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Self-Care Tips for Cancer Survivors

A cancer diagnosis is a lot to grapple with. Its  followed by a number of decisions, treatments, and a life-altering mindset. 

In Cara Tompot’s article, she reflects on her Mother’s diagnosis, battle, and cancer survival and offers eight tips for survivors, to implement this new relationship to cancer. 

Her first tip is to focus on yourself. Take a moment to reflect on the choices that you are in control of. Being free from cancer allows for you to dictate your life, and no longer the other way around. 

Second is trying something new. The world is filled with opportunities that you likely have not finished exploring; find something you’ve always loved. 

Thirdly…Following the time spent in treatment, perhaps you made a friend during those sessions that you want to connect with.

Number four is to meet new people and find a support group.

 A fifth suggestion is to give back, while six is to try to find ways to benefit your mental and physical health. Taking up activities such as going for walks, or taking a yoga class, can be beneficial to your overall health. 

Short and to the point, Tompot’s seventh tip suggests saying no to things that do not benefit you. 

Lastly, Tompot’s final word of advice, tip eight is a reminder to put yourself first in this new journey. 

Source: Cancer Hope Network

Let’s Talk About  Alcohol and Anxiety 

Individuals with diagnosed depression and anxiety disorders are more susceptible to addiction, self-medicating, and developing an alcohol use disorder. These disorders when combined with alcohol only lead to a heightened sense of anxiety. 

Matt Kushner, a professor at the University of Minnesota found that individuals with these disorders have a greater chance of developing an alcohol dependence. This relationship assists with understanding why those with anxiety or depression are more likely to experience disorders surrounding alcohol than those without. 

Kushner’s group researched this connection and published the results in the Alcohol: Clinical & Experimental Research journal. They label this connection the “harm paradox effect”, which is equally as evident in men and women, and is quite visible to those who have or had a diagnosed anxiety or depression disorder. 

There is evidence that individuals are likely to develop these issues with alcohol based on their neurobiological conditions. And, while more research is required to fully comprehend the link, Kushner and his team have a hypothesis related to a person’s neuro-dysregulations and internal conditions.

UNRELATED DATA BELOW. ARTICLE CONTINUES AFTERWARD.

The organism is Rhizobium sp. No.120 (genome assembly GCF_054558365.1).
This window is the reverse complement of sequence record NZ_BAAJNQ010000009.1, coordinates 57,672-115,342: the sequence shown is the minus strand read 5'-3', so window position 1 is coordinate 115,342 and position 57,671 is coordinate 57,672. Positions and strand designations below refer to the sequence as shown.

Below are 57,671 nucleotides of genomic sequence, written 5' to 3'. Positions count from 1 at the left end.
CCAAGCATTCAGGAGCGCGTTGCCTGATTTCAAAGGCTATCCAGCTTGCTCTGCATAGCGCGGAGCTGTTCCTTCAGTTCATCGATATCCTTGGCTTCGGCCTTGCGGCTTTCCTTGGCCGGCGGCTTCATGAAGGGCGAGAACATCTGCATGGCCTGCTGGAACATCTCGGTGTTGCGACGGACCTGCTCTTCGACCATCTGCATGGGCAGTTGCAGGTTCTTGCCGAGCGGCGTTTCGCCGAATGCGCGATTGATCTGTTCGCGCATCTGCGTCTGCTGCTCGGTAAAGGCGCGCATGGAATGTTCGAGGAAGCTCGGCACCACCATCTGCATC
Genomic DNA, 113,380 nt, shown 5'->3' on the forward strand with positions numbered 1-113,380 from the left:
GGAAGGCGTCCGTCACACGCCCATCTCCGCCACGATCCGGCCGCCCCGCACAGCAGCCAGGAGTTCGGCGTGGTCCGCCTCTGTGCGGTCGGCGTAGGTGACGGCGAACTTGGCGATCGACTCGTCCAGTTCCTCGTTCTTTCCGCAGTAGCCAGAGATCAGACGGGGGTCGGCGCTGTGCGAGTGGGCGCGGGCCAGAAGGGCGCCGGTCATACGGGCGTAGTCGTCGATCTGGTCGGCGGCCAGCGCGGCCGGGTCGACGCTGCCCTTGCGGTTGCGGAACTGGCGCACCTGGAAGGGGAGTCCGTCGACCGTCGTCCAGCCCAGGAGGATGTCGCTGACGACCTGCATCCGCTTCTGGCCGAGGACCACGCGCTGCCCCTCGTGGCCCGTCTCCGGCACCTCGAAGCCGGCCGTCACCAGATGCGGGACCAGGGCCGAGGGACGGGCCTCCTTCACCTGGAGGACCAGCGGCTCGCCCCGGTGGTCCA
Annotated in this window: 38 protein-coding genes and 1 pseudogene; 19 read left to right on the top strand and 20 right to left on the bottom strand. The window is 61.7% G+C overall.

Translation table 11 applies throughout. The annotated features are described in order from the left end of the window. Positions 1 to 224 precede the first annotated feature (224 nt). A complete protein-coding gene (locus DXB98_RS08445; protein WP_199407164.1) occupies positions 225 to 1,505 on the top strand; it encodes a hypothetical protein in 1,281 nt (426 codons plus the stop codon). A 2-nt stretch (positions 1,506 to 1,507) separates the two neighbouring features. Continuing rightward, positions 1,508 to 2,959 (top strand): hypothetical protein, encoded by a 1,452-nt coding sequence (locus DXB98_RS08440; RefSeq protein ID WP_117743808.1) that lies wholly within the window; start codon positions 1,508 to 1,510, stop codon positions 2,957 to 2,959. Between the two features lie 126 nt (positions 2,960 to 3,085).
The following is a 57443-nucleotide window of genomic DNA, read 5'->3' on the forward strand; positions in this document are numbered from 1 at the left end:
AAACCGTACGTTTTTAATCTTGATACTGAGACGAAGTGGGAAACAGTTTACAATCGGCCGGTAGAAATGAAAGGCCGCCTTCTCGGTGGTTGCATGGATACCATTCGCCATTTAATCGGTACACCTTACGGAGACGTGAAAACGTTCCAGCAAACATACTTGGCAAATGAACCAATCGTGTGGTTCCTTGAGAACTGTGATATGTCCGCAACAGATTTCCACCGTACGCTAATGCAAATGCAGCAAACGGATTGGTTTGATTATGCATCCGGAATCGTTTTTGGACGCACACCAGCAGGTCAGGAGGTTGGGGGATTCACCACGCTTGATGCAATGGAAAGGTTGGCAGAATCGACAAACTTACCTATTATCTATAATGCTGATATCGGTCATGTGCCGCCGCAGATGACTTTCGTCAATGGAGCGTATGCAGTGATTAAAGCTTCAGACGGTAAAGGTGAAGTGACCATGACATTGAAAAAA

Regardless, those with anxiety or depression disorders need to be mindful of the impacts that alcohol has to their mental health. 

Source: Inverse Daily

‘Constant Cravings’: Experiencing food

Food has the ability to connect people in a variety of ways. Whether it is a Grandma teaching her grandkids how to bake, or a few people reaching a deal at a business lunch, food brings people together. Beyond that, our bodies need food for nutrients and energy. 

So, what happens when our bodies have difficulty intaking food? Alice Wong shares her experience with muscular dystrophy, a condition where the muscles progressively weaken with time. Wong’s MS led to her increasing struggle to consume food without being in pain or causing anxiety, and eventually having to undergo a gastric and jejunostomy. Of note, these types of surgeries have a long recovery period and result in the patient having to consume food through a feeding tube. And, despite being able to receive necessary nutrients, a feeding tube discards the satisfaction of tasting sweet fruit, savory meat, or cooling off with your go-to ice cream.

To pass time, Wong experienced food virtually through cooking shows, and Instagram that gave glimpses of unique items, worthy of being on your bucket-list. 

Her lessons: while food can be experienced through most of our senses, the reality is many chronically ill and disabled people don’t experience food this way. For some, food is reduced to its basic purpose, and not the typical experience we may take for granted. 

Source: Eater

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